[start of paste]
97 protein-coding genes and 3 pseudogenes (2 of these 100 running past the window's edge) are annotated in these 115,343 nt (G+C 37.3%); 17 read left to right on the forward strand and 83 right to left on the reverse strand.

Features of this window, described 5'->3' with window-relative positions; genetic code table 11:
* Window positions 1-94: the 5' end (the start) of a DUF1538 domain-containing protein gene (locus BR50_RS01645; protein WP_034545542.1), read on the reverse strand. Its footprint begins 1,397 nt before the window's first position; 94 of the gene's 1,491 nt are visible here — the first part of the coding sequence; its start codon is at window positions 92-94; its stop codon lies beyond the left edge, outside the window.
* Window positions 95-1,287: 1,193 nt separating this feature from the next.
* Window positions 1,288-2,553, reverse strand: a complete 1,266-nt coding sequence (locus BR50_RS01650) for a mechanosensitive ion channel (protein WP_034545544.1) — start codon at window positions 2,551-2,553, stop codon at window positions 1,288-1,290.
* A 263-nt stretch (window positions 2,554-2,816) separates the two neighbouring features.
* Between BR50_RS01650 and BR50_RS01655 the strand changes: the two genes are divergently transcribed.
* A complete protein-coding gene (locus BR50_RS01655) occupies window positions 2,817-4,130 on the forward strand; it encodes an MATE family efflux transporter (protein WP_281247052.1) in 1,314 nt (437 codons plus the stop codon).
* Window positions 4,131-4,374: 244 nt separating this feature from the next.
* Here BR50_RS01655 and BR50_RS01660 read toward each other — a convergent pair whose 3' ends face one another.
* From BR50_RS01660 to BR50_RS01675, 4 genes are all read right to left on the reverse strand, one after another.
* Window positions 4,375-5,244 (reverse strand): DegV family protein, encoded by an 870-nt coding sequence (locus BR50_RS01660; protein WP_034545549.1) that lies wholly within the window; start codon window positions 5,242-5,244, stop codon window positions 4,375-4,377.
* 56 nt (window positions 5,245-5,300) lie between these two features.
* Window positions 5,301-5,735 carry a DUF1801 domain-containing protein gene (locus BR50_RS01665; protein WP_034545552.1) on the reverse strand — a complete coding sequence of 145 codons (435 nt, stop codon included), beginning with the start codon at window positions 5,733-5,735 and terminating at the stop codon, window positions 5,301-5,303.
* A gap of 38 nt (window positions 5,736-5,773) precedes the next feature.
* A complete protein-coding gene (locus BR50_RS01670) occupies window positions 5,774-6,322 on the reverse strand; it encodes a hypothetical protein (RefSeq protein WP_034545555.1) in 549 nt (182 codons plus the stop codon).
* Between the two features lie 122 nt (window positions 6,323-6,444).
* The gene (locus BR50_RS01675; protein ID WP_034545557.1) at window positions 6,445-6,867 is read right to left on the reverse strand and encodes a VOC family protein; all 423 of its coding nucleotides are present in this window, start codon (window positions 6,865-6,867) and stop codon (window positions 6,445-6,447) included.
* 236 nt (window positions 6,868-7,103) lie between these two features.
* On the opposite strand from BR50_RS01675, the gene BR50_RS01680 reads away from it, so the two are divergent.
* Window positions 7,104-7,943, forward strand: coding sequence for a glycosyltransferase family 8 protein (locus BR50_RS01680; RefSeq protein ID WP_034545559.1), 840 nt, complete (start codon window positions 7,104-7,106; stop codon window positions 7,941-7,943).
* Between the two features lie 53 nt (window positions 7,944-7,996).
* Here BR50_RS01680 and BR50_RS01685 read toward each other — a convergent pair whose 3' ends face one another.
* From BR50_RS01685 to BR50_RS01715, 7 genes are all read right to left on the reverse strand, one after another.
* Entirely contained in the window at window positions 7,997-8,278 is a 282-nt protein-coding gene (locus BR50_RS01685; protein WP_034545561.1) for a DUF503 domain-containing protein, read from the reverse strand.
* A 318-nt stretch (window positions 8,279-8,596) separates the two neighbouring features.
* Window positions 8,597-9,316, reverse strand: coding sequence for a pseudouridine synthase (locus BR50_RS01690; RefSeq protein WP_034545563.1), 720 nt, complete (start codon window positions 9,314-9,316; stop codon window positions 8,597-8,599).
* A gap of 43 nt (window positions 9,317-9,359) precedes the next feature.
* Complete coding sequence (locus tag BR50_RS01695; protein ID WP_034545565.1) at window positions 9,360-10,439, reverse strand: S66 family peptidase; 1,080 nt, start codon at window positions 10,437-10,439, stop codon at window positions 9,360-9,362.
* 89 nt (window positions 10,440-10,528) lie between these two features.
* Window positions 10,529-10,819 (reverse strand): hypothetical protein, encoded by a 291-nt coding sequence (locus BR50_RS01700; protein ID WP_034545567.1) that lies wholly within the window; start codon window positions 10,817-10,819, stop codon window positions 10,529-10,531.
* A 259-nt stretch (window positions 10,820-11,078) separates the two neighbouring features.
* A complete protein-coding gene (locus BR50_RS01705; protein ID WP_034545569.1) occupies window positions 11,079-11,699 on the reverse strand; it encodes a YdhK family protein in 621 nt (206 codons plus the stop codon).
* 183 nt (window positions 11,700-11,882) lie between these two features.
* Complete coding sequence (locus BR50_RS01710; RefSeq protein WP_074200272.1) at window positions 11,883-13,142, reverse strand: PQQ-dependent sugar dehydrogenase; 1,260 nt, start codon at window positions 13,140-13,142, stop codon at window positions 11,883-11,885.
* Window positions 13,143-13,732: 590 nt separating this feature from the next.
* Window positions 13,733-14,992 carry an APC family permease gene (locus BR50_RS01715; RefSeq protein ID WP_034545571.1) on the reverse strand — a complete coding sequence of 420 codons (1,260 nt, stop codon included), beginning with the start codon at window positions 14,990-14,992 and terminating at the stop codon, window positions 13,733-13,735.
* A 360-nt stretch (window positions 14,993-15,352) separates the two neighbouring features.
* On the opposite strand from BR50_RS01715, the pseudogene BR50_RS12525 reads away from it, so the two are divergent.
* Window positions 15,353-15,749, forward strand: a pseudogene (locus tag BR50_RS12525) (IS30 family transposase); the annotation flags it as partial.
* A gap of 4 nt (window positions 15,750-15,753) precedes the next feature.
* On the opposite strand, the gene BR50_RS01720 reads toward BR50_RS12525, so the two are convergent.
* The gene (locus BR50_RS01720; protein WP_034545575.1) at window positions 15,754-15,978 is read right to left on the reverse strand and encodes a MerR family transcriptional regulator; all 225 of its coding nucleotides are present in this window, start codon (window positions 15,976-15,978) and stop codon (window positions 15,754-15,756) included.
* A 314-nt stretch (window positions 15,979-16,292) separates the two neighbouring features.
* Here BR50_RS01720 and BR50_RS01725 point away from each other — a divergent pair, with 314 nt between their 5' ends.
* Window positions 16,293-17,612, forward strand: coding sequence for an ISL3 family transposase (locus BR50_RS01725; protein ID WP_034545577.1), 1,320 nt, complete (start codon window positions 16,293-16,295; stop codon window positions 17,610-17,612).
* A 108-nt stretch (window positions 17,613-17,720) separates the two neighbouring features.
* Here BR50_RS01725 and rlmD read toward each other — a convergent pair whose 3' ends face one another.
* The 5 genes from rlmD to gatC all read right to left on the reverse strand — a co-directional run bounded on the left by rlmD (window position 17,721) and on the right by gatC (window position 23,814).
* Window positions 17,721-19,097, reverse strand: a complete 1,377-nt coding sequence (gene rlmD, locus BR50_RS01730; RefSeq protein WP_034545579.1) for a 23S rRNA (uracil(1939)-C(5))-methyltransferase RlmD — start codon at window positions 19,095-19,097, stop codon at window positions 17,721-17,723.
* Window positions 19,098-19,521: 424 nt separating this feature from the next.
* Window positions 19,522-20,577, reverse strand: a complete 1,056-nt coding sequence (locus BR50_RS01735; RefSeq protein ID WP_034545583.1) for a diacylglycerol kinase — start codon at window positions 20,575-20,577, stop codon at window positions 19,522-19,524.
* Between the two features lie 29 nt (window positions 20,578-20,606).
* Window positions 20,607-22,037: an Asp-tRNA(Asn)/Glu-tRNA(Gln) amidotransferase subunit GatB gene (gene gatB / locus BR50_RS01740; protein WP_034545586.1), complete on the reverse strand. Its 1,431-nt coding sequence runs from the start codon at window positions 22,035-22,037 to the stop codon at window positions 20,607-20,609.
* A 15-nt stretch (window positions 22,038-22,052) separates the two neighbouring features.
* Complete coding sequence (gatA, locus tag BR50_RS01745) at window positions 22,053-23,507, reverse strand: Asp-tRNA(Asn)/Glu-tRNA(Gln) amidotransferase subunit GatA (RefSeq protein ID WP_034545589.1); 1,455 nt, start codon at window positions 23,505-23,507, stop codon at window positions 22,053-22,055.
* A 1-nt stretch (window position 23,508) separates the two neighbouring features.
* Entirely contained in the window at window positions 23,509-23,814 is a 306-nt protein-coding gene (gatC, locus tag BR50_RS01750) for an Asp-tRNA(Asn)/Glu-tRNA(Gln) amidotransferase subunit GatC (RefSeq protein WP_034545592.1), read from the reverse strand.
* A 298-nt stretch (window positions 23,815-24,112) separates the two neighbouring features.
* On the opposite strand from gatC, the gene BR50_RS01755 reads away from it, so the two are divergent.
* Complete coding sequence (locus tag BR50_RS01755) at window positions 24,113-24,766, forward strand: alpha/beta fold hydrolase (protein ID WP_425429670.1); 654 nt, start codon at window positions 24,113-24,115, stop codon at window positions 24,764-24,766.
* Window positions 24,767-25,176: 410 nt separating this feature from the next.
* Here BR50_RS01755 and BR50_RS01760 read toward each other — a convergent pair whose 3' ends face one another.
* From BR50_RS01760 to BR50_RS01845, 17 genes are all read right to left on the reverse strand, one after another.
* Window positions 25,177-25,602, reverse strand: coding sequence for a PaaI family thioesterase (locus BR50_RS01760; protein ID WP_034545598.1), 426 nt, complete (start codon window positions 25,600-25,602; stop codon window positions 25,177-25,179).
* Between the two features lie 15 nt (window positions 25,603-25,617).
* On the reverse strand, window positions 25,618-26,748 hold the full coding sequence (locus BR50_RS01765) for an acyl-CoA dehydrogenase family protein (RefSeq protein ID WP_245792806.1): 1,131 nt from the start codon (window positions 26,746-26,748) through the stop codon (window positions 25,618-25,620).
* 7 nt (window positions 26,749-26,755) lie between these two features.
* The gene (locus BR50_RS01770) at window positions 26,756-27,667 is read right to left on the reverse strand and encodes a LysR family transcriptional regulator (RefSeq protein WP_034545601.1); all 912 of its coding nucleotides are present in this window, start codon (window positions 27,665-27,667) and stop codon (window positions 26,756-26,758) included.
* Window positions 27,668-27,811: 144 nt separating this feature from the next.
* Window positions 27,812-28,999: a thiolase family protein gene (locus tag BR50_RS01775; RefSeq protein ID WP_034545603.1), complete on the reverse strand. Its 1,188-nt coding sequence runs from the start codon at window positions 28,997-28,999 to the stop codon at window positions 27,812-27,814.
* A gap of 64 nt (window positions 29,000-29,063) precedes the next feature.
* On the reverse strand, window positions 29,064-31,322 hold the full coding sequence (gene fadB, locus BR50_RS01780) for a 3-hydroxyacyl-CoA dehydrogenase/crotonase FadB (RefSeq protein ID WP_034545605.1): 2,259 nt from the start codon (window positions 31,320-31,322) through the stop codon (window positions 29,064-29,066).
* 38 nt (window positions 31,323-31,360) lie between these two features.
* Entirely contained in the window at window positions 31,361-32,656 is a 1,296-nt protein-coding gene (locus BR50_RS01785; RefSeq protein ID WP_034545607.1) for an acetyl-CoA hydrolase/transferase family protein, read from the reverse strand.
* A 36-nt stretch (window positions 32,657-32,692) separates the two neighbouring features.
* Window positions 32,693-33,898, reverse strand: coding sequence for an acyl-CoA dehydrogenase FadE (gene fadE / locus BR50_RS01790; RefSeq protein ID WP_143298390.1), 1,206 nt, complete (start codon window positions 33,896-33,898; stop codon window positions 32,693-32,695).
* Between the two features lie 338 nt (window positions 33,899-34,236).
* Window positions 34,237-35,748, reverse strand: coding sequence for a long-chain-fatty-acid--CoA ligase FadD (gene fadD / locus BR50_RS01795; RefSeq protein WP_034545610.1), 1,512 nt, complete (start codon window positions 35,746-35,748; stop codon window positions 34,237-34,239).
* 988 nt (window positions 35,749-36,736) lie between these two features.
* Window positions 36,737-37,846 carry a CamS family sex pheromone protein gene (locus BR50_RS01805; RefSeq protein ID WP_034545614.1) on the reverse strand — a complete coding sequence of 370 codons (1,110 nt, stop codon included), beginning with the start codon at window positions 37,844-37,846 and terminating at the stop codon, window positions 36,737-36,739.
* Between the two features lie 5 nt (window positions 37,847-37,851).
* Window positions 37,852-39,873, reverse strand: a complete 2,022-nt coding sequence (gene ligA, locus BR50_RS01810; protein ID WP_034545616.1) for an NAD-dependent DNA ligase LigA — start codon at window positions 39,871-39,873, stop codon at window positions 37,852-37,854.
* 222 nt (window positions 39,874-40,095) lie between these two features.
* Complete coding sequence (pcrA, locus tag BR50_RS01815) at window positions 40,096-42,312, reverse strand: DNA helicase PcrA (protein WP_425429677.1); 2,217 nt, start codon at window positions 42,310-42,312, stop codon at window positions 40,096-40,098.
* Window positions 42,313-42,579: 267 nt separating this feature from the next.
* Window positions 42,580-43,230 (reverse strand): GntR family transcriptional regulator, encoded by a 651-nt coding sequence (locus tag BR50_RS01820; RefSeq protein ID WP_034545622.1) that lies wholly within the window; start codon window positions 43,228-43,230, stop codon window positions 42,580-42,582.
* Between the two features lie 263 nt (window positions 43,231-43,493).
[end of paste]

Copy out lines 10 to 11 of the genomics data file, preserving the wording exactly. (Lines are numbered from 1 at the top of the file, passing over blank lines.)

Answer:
* Here BR50_RS01655 and BR50_RS01660 read toward each other — a convergent pair whose 3' ends face one another.
* From BR50_RS01660 to BR50_RS01675, 4 genes are all read right to left on the reverse strand, one after another.